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Friday, October 06, 2006

Kirpatrick's ~ For all our Sporting Needs










Loved the smell of leather and the Louisville Slugger
bats, the quality fishing equipment, the fine baseball hats.

15 comments:

bob dorcy said...

Wow,although i remember Kilpatricks,I remember the Butler theater more.The picture taken is vintage 1959 and it is possible I am in that line.I was quite a movie kid(was 12 in '59) and remember the movie Journey to the center of the earth well.My granddad was employed at the theater for a time as a ticket taker and would let me in for free.

O'briens I also remember,Mrs O'brien was a teacher at St Paul School,I had her in third grade.

Thanks for the memories Charles.I know I comment a lot here but I guess I am a natural BS'r and the photos and comments bring so many warm rememberances of Butler and a happy childhood.

Bob Dorc

Anonymous said...

I remember Kirkpatrick, but I had forgotten about the Butler movie theater. The Majestic, Capital, Butler and Penn Theaters come to mind, but I want to say there was one more in town. Anyone recall another?

Anonymous said...

JACK KIRKPATRICK IS STILL LIVING AND HAS ALZHEIMER'S. HE IS IN A HOME. SOMEWHERE IN HIS 80'S.

Dave Barnett said...

Are you thinking of the Bantam Theater?

HNIC said...

in the latter years, Kirkpatricks was more like a museum. When I attended the Junior high (1988-1990) I bought my first pair of ice skates there. We would go in the store just to look at all of the archives of sports equipment.

It was all for sale. They had Juice Cruiser tennis shoes endorsed by OJ Simpson from his playing days as well as some 1949 Kangaroo Leather football spikes.

Old man Kirkpatrick took us downstairs once and showed us around. He had an amazing inventory of athletic Americana! As fascinating as it was, it was also kind of sad to see the store and his health failing. It was a very unique place!

Anonymous said...

Hey Bob Dorcy....would you please just shut up?
It's all me, me, me with you abd your selfish posts.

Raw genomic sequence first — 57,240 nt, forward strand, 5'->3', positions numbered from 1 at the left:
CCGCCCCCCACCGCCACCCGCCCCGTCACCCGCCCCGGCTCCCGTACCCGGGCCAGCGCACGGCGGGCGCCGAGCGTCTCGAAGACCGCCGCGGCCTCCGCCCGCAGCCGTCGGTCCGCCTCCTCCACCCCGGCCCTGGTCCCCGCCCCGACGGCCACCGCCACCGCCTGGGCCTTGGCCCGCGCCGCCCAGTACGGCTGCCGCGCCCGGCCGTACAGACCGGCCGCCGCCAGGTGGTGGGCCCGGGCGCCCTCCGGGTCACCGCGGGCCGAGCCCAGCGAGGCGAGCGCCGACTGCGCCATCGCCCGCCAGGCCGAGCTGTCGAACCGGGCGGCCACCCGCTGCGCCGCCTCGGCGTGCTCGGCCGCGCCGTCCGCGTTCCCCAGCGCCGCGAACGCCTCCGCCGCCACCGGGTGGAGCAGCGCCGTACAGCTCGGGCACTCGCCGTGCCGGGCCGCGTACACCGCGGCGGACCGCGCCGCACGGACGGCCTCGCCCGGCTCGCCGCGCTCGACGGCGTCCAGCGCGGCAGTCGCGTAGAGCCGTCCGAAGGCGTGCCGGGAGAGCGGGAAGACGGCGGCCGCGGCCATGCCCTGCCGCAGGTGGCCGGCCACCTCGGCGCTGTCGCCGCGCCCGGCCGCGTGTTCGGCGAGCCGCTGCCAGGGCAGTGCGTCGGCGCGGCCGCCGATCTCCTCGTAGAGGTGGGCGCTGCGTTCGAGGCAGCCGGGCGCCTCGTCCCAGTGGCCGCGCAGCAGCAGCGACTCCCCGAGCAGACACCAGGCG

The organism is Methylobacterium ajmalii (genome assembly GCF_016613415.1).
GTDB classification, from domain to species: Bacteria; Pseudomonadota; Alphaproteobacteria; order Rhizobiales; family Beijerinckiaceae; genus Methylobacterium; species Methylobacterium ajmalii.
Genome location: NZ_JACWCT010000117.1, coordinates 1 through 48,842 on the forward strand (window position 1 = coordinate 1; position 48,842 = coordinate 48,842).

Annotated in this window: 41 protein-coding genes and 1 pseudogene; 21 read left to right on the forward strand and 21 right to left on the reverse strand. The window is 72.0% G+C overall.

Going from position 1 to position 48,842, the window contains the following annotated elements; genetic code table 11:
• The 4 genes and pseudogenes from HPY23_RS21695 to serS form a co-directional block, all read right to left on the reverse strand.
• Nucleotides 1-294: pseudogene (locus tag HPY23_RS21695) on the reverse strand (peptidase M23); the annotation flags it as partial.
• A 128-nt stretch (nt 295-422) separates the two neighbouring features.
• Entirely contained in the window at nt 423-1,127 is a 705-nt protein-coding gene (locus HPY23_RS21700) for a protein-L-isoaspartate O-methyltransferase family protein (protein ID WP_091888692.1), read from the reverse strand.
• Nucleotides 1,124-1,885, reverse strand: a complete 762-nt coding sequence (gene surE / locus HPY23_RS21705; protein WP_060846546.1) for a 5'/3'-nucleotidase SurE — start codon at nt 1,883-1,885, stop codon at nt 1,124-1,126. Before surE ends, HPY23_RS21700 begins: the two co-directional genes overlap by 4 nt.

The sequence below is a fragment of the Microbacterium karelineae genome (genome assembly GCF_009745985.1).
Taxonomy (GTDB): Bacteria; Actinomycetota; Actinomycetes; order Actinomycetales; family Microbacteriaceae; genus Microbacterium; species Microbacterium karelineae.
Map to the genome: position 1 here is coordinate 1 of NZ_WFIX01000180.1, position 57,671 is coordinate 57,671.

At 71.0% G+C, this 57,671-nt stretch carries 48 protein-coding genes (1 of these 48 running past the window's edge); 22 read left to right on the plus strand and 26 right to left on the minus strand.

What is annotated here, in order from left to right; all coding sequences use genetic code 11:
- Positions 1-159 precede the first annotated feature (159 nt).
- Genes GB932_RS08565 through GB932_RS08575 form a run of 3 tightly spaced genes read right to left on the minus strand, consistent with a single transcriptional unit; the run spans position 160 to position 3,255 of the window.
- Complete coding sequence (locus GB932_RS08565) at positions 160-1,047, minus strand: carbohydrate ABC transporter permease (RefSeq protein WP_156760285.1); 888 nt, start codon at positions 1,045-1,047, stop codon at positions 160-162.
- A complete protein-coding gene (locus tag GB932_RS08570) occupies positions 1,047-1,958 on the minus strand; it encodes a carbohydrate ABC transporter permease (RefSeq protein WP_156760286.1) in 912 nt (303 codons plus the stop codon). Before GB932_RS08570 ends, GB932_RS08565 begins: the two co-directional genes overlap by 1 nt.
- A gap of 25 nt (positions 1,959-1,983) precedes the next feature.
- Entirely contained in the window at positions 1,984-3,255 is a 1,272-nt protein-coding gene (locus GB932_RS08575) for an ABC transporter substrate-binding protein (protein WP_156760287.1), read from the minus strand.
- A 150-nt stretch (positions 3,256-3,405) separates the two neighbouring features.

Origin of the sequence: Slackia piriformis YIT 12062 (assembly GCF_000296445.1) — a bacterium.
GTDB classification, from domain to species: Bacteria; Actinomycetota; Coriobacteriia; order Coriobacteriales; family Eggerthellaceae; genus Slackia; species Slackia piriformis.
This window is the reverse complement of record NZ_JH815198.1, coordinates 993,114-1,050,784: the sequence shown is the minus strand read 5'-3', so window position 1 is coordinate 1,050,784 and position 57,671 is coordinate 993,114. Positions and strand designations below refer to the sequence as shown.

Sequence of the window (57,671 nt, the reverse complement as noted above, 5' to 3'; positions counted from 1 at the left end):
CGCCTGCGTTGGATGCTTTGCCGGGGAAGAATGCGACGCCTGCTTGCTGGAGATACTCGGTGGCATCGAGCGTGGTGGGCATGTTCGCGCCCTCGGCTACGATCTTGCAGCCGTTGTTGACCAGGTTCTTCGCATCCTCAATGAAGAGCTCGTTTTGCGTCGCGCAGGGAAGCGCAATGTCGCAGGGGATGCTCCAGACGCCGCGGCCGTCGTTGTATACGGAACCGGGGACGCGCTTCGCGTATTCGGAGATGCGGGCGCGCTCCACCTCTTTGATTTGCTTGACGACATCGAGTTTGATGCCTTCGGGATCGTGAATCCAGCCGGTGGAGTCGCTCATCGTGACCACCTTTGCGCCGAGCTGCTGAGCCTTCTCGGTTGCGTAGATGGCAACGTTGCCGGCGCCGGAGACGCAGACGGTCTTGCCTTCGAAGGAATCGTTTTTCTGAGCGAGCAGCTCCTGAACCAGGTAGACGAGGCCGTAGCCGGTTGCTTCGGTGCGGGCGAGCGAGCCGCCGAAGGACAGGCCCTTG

Just do us all a favor and shut up, loser. Thank you.

Anonymous said...

My mother tried to teach me this - If you don't have something nice to say about someone, don't say anything. Bob Dorcy, please write more post. I enjoy them. Thanks, Garris Graham

Susan said...

Anonymous sounds like a very sad person. Keep commenting Bob, our memories are pretty much about us.

Anonymous said...

I remember that when I was a child my aunt would come from Pittsburgh to go to Kirkpatricks and buy Pendelton suits.
Thalia Eberle McGrady

Anonymous said...

Mr. Kirkpatrick passed away recently (April 20) or thereabouts. A really nice, kind man. R.I.P.

Thom Hilliard said...

I took my son to Kirkpatricks and bought, from the description someone gave above, a pair of 1949 Kangaroo athletic shoes with rubber spikes. They were very heavy and, I would imagine, kind of hard to run in but to my 7 year old son they were the BEST! That's a memory I'll always have - a 7 year old boy running like the wind (or so he believed) in a pair of shoes that were probably older than his dad! Fabulous!

Thom Hilliard said...

Oh, and I should have also posted that those shoes were bought 13 years ago, in the summer of 1995! (My 7 year old is 20 now! My how time, and my son, flies!)

GHS - BHS58 said...

I ran across some old pix of Kirpatrick's (dont know the date) and it was a jewelry store. You used to go there when you were elegible for a letter sweater and get measured. I still have mine and used to put it in my 56 Ford when I went to a car show.

Anonymous said...

I lover Kirpatricks. I bought my ice skates there and Pendelton clothes. I would buy Pendelton car blankets and turn them into ponchos.

Roseann(Gladis)Iles
Heidelberg, Germany

Anonymous said...

Mr. Kirpatrick was quite the salesman. My one friend went in one time and didn't even own a baseball mitt, but by the time he left he owned the oil we used to put on our gloves to soften up the leather. He still didn't own a glove.